Vaccine Therapy and Interleukin-2 in Treating Young Patients With Relapsed or Refractory Ewing's Sarcoma or Neuroblastoma
Recruitment status was Active, not recruiting
RATIONALE: Vaccines made from a person's tumor cells and white blood cells may make the body build an effective immune response to kill tumor cells. Interleukin-2 (IL-2) may stimulate the white blood cells to kill tumor cells. Biological therapies, such as cellular adoptive immunotherapy, stimulate the immune system and stop tumor cells from growing. Giving vaccine therapy with IL-2 may be a more effective treatment for Ewing's sarcoma or neuroblastoma.
PURPOSE: This phase I trial is studying the side effects of vaccine therapy when given with IL-2 in treating young patients with relapsed or refractory Ewing's sarcoma or neuroblastoma.
Biological: autologous EBV-transformed B lymphoblastoid-tumor fusion cell vaccine
Biological: therapeutic autologous lymphocytes
|Study Design:||Primary Purpose: Treatment|
|Official Title:||A Phase I Pilot Study of Tumor Cell - B Lymphoblastoid Cell Line Vaccination in Pediatric Subjects With Relapsed Ewing's Sarcoma and Neuroblastoma|
|Study Start Date:||November 2004|
|Estimated Primary Completion Date:||November 2007 (Final data collection date for primary outcome measure)|
- Determine the safety of vaccination comprising autologous tumor cells fused with Epstein-Barr virus-transformed B-lymphoblastoid cells followed by interleukin-2 (IL-2) in children with relapsed or refractory Ewing's sarcoma or neuroblastoma.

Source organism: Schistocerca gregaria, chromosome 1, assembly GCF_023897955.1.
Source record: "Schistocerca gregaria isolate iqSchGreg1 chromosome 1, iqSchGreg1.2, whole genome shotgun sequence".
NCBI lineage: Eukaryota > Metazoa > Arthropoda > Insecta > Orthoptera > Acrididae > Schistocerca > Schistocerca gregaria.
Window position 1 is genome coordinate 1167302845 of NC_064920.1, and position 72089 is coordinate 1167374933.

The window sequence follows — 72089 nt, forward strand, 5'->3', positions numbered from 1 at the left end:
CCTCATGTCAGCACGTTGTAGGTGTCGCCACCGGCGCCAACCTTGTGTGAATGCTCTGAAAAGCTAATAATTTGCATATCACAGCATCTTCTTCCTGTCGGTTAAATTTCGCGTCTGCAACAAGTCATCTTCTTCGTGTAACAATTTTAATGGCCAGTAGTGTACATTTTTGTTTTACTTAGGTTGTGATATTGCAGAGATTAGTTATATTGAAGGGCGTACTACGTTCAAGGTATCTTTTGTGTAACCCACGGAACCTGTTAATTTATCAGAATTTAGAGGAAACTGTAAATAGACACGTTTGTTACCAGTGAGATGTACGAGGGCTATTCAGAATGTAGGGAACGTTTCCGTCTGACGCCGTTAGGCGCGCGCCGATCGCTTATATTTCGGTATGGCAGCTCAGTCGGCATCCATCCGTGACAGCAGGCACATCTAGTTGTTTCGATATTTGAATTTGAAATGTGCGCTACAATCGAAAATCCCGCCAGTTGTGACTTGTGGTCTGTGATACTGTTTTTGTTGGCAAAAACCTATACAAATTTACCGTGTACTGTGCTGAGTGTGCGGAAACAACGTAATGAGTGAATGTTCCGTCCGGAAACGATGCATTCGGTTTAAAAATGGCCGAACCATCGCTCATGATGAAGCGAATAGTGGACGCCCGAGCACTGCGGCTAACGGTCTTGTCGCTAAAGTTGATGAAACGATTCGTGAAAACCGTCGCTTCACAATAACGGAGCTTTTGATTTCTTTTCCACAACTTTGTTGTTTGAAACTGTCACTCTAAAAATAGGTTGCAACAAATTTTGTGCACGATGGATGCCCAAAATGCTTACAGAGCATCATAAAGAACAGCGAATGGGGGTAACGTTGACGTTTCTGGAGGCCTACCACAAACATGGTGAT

- Determine antitumor immunity by examining cell phenotype and function in patients treated with this vaccine and cytotoxic T lymphocytes (CTL).
- Determine the safety of CTL and IL-2 in these patients.
OUTLINE: This is a pilot study.
Tumor cells and blood cells are collected from patients and expanded in vitro. Tumor cells and Epstein-Barr virus-transformed B-lymphoblastoid cells (derived from blood cells) are fused together to produce the vaccine.
- Vaccination: Patients receive vaccine comprising autologous tumor cells fused with Epstein-Barr virus-transformed B-lymphoblastoid cells subcutaneously (SC) once on days 0, 14, and 28 and interleukin-2 (IL-2) SC twice daily on days 1-7, 15-21, and 29-35.
- Cytotoxic T lymphocytes (CTL): After vaccination, patients with evidence of antitumor immunity undergo leukapheresis to collect white blood cells for CTL expansion. Some of these patients then receive CTL IV once on days 0, 14, and 28 and IL-2 SC twice daily on days 1-7, 15-21, and 29-35.
Patients are followed weekly for 2 weeks, every 2 weeks for 1 month, monthly for 3 months, and then every 2 months for up to 1 year post-vaccination. Patients who receive CTL are also followed annually for survival.
PROJECTED ACCRUAL: A total of 10 patients will be accrued for this study within 3 years.
|United States, Pennsylvania|
|Penn State Cancer Institute at Milton S. Hershey Medical Center|
|Hershey, Pennsylvania, United States, 17033-0850|
|Study Chair:||Kenneth G. Lucas, MD||Milton S. Hershey Medical Center|